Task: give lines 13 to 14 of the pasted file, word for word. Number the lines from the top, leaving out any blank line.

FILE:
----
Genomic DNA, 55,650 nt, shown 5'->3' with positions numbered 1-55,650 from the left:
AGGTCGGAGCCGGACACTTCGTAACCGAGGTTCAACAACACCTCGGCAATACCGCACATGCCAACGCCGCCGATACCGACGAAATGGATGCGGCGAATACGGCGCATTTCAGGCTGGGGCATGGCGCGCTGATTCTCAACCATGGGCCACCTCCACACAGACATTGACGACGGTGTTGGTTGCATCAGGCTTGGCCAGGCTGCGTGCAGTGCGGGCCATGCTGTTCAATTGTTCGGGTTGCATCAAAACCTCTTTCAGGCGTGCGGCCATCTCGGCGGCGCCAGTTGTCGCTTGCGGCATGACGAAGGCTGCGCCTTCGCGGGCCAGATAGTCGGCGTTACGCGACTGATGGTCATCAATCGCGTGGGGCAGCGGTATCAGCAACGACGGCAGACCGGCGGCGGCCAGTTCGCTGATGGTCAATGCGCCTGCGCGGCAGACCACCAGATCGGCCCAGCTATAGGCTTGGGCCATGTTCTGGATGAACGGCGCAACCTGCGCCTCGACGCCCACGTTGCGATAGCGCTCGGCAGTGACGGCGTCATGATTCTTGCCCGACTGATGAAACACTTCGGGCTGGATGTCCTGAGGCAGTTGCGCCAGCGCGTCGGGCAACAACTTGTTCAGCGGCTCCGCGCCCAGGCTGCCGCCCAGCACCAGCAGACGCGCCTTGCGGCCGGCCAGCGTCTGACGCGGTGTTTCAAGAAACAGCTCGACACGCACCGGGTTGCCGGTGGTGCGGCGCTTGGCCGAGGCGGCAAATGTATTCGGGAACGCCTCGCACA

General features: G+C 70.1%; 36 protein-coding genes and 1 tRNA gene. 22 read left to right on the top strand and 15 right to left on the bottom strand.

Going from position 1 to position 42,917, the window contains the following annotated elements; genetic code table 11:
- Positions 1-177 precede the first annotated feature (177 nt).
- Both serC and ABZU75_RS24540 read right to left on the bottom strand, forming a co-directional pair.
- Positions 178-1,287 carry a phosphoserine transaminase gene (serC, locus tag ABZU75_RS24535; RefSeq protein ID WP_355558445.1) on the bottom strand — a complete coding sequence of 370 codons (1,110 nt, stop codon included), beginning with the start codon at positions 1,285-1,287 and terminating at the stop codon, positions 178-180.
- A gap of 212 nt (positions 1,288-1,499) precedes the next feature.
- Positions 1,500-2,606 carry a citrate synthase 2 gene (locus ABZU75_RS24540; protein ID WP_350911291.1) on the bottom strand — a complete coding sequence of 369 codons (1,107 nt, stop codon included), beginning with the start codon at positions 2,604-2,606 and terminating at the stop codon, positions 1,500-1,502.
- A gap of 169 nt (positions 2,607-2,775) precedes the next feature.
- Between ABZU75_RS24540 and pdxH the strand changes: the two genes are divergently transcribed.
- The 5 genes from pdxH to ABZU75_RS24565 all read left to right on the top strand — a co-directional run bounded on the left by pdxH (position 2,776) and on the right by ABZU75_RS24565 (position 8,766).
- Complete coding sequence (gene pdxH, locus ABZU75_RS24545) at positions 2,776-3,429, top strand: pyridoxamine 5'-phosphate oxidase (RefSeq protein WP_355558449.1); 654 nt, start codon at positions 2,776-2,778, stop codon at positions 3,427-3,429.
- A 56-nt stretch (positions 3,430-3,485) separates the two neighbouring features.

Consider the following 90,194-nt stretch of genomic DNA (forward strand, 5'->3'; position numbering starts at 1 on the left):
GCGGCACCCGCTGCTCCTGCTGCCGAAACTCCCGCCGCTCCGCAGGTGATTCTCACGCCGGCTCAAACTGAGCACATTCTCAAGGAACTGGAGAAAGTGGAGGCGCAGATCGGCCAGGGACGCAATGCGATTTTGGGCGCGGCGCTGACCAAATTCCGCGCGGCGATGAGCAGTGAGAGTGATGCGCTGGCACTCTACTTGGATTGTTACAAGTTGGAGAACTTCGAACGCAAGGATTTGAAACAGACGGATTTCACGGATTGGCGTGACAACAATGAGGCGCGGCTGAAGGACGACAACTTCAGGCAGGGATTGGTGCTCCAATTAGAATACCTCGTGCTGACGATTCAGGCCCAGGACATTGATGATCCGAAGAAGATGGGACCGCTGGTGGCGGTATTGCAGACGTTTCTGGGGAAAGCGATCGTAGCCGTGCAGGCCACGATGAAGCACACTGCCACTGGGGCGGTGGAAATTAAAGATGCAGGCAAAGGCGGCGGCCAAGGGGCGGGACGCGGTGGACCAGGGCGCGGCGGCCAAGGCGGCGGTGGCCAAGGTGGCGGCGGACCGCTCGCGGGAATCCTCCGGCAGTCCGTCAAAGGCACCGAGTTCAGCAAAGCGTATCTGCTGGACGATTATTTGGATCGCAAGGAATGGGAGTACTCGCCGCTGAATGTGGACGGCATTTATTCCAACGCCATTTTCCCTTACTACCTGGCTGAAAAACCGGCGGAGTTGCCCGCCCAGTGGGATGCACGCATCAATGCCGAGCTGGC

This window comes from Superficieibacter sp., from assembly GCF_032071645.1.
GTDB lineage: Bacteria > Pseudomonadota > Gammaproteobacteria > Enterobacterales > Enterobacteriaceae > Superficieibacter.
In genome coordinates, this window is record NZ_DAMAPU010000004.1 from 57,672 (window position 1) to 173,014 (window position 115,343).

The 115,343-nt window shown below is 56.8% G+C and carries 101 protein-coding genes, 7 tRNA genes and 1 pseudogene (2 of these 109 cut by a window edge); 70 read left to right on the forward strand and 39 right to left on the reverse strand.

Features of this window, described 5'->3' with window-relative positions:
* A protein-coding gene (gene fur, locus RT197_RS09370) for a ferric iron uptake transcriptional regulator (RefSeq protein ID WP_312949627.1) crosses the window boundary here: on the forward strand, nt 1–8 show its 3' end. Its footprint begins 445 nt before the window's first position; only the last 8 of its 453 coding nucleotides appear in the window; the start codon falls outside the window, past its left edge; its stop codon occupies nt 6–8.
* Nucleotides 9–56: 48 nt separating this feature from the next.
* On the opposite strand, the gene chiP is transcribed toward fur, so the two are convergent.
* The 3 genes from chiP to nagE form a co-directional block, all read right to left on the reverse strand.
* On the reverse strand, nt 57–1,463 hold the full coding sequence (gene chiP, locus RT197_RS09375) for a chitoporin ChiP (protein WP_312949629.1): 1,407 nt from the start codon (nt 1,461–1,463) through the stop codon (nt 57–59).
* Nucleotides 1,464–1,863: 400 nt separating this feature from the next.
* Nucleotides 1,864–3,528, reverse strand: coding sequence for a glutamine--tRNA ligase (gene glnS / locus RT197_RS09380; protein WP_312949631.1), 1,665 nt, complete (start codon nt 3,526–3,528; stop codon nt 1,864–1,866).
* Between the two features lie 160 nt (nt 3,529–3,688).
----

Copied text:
- Complete coding sequence (gene pdxH, locus ABZU75_RS24545) at positions 2,776-3,429, top strand: pyridoxamine 5'-phosphate oxidase (RefSeq protein WP_355558449.1); 654 nt, start codon at positions 2,776-2,778, stop codon at positions 3,427-3,429.
- A 56-nt stretch (positions 3,430-3,485) separates the two neighbouring features.